This photograph of the corner of New Dock Street and Flood Street dates from the 1930s. The large three-storey house on Flood Street was formerly known as ‘The Dispensary’ and was the property of the Poor Law Guardians. It was obviously occupied by a doctor. It was in this house that the McDonogh dynasty began in Galway.
Thomas McDonogh was born on Gorumna Island in 1836. He married a formidable lady from Inis Mór named Honoria Hernon and their eldest son Máirtín was born on Gorumna in 1860. His family moved into Galway shortly afterwards. Thomas took up a position as foreman/manager in Comerford’s sawmills. He was made a partner in the firm and by the early 1870s the business was trading as McDonogh & Comerford. In November 1878, Thomas’ brother Michael, who was married to Mary Comerford, died. As there was no member of the Comerford family to take over the business, Thomas stepped in and assumed full ownership and management of the company, and put his own name over the door.
Thomas and Honoria rented the three storey house facing the Custom House at the end of Flood Street in June 1867. You can see the back of it in our photograph. Honoria acquired a lease on the vacant corner building next door which had wide windows on the ground floor and also faced New Dock Street. She established a general store here which became an immediate success. The location was ideal, close to the docks affording easy access to the skippers of the fleet of Galway hookers that regularly plied between Galway, Connemara, and the Aran Islands. She was smart enough to carry stock that was in demand in the homes and smallholdings of rural County Galway.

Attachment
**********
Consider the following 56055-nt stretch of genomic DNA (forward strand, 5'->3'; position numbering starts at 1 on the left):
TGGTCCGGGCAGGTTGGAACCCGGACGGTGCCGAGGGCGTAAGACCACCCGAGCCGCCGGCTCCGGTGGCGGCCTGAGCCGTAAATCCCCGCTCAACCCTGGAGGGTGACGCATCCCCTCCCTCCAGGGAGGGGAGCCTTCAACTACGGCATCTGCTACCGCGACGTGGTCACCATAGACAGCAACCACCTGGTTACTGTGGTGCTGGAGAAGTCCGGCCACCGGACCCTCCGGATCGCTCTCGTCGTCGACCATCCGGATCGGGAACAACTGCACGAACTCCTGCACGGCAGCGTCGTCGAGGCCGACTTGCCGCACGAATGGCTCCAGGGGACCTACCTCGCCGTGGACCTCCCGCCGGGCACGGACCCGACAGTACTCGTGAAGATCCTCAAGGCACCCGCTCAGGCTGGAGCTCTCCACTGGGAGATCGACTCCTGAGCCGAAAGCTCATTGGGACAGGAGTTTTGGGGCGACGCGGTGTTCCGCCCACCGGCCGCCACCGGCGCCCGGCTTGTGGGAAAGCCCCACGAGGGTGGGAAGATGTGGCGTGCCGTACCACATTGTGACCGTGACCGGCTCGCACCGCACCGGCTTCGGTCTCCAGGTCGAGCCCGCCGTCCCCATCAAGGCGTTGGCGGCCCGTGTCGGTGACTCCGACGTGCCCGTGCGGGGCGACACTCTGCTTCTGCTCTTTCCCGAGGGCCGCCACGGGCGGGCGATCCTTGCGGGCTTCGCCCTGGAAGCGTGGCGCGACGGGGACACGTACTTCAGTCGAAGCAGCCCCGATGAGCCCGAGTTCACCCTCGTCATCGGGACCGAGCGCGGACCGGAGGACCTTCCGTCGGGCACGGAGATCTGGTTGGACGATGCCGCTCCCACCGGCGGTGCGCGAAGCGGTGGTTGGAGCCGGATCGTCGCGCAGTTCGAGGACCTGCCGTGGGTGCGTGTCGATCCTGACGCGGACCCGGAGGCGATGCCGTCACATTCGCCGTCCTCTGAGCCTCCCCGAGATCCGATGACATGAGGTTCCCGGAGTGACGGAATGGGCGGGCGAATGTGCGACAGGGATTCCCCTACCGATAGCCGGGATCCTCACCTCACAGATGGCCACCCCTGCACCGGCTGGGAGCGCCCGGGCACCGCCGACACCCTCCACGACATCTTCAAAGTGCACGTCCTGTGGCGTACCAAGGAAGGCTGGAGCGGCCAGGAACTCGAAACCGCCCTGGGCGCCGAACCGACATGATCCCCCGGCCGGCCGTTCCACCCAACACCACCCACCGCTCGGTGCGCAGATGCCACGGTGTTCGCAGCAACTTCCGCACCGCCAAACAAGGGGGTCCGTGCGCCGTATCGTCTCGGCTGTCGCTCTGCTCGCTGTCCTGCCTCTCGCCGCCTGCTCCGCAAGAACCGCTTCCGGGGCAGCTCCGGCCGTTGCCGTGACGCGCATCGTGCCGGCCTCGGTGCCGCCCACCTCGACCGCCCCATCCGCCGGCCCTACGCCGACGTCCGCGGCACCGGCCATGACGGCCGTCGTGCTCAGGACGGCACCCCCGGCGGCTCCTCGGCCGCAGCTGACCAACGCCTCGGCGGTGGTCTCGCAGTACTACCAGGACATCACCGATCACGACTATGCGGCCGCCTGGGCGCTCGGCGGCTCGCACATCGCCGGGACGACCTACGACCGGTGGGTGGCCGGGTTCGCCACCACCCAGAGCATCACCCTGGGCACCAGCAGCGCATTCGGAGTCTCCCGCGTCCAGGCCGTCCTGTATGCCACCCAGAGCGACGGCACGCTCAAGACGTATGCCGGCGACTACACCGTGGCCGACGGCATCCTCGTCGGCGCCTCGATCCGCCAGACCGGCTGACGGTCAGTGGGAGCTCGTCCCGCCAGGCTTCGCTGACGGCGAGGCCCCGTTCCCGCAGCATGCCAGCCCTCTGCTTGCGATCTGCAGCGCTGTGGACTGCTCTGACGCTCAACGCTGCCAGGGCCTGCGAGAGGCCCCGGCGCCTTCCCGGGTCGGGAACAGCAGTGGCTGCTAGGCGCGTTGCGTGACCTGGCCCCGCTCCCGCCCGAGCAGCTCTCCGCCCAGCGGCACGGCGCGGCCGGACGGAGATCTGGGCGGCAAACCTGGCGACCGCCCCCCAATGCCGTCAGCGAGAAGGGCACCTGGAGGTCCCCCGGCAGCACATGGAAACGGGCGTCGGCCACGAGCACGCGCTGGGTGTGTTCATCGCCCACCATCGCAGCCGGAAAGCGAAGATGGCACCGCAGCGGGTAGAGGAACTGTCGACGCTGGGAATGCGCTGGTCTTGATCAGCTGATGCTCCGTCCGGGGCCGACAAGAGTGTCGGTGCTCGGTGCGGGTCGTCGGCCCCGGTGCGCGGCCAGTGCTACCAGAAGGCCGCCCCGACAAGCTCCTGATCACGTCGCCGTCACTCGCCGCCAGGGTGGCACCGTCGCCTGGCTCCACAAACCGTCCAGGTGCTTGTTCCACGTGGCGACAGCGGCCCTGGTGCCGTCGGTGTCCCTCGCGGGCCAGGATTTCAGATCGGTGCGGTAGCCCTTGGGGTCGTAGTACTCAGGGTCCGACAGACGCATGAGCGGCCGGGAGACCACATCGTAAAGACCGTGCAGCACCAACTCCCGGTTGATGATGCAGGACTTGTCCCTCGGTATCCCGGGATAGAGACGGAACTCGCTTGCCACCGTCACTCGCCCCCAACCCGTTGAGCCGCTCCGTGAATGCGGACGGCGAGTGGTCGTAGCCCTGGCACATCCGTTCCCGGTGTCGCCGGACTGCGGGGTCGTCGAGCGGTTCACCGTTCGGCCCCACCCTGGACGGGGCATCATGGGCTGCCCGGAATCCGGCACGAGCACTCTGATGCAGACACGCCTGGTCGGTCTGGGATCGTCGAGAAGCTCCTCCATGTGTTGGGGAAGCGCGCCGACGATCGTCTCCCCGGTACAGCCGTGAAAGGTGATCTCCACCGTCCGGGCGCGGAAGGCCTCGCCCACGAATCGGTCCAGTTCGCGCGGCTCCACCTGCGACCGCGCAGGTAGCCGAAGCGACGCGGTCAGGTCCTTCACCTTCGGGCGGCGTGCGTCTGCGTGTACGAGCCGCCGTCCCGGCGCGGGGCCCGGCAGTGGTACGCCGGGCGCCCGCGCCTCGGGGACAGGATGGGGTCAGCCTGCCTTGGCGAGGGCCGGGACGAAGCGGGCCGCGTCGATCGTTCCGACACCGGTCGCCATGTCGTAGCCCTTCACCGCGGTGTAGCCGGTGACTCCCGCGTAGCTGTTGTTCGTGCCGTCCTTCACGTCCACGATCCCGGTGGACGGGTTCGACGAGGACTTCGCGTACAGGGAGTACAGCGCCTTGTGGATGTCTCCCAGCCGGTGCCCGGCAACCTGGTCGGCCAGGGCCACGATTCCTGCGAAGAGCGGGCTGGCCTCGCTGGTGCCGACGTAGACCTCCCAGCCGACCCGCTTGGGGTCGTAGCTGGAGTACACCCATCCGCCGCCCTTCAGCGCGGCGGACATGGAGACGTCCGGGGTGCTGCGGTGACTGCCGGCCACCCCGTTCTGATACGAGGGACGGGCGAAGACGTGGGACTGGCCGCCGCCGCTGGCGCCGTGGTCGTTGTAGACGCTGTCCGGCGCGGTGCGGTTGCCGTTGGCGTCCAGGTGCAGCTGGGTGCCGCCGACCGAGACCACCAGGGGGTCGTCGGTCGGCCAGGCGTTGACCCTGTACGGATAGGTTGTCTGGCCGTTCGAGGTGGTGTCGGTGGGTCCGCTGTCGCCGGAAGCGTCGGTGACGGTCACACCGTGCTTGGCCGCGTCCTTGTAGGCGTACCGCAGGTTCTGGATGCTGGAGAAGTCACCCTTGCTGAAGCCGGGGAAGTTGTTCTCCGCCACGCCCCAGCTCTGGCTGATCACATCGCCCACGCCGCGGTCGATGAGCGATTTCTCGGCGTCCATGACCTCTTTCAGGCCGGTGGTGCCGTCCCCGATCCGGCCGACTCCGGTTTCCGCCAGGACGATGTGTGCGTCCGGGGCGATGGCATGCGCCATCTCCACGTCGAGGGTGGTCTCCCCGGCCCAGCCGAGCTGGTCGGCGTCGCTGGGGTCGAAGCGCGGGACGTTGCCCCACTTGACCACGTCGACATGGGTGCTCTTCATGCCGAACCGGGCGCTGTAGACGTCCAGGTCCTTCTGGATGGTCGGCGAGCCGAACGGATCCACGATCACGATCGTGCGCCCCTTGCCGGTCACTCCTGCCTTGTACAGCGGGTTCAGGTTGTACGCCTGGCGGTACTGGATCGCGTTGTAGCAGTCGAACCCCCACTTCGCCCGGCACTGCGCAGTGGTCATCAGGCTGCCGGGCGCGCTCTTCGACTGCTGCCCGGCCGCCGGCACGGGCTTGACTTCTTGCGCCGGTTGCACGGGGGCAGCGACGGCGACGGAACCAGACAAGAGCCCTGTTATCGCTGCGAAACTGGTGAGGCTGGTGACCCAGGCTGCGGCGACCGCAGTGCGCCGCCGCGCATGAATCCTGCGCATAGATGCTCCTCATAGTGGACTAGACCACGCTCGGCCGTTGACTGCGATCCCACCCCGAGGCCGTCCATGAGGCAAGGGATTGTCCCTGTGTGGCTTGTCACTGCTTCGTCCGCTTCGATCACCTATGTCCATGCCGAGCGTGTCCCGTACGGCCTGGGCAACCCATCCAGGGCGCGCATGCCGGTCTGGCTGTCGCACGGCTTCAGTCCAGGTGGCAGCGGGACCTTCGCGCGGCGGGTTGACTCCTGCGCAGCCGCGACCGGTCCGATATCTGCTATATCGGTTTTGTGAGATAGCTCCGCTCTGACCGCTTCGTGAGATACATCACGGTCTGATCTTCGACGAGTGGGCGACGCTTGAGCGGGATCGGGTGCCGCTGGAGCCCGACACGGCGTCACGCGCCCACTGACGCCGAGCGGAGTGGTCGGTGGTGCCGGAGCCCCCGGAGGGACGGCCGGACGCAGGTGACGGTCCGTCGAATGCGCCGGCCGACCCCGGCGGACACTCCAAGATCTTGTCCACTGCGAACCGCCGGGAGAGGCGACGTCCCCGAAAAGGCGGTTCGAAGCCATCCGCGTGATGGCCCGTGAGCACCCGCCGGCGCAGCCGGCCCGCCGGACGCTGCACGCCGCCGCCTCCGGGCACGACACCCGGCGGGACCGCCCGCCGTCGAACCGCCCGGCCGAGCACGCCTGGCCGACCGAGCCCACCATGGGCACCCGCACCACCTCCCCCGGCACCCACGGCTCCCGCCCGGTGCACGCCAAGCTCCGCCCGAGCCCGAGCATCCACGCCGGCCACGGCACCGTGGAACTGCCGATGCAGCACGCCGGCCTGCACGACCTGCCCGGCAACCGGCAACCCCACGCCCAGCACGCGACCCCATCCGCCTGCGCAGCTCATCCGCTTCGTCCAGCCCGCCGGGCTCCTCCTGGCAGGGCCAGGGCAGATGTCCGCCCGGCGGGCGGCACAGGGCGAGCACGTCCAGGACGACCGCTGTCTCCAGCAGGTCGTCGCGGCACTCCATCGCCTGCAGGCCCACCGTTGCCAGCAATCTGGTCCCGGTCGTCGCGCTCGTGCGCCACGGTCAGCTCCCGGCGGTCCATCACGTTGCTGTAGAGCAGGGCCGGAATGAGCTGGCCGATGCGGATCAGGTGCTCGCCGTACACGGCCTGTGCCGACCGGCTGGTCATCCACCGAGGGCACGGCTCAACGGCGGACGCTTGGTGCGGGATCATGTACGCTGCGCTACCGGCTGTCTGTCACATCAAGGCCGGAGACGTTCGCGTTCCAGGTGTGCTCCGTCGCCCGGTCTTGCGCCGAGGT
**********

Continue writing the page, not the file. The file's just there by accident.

Meanwhile the store her husband established as part of the operation was also a spectacular success, selling everything from coal to furniture, from cart wheels to pre-cut timber. Then, Thomas set up a steam sawmill and later began to import a variety of building materials and, critically, guano, a natural manure originating in South America composed chiefly of the excrement of seabirds and used by farmers here as a fertiliser.
The eldest son of the family, Máirtín, was educated in the Jes and in Tullabeg, Co Offaly. He went to UCG briefly, but left when his father took over the Comerford business. He was described thus by Stephen Gwynn MP: “All of the men of the family were big, but he was huge: people would come twenty miles on a Sunday to see Máirtín McDonogh doing feats of strength. But he burst a blood vessel in one of those weight-liftings and the leg never healed properly, so that for fifty years his bulk could only be kept down by diet and exercise. But even in old age he gave the impression of elephantine strength – and not always an approachable elephant.”
He was universally known as Máirtín Mór, was physically imposing, a natural entrepreneur and a man of drive, ambition, and no small intellect, he took over his father’s company and expanded it to the extent that he became the largest employer in Connacht. In addition to being a merchant and industrialist, he was a farmer and politician. He led a remarkably colourful life which has been carefully documented by Dr Jackie Uí Chionnaith in a recently published book titled He Was Galway. It is much more than just a biography, it includes a lot of social history, of political history, of trade union and industrial history of Galway. A fascinating read, highly recommended, in good bookshops priced €20.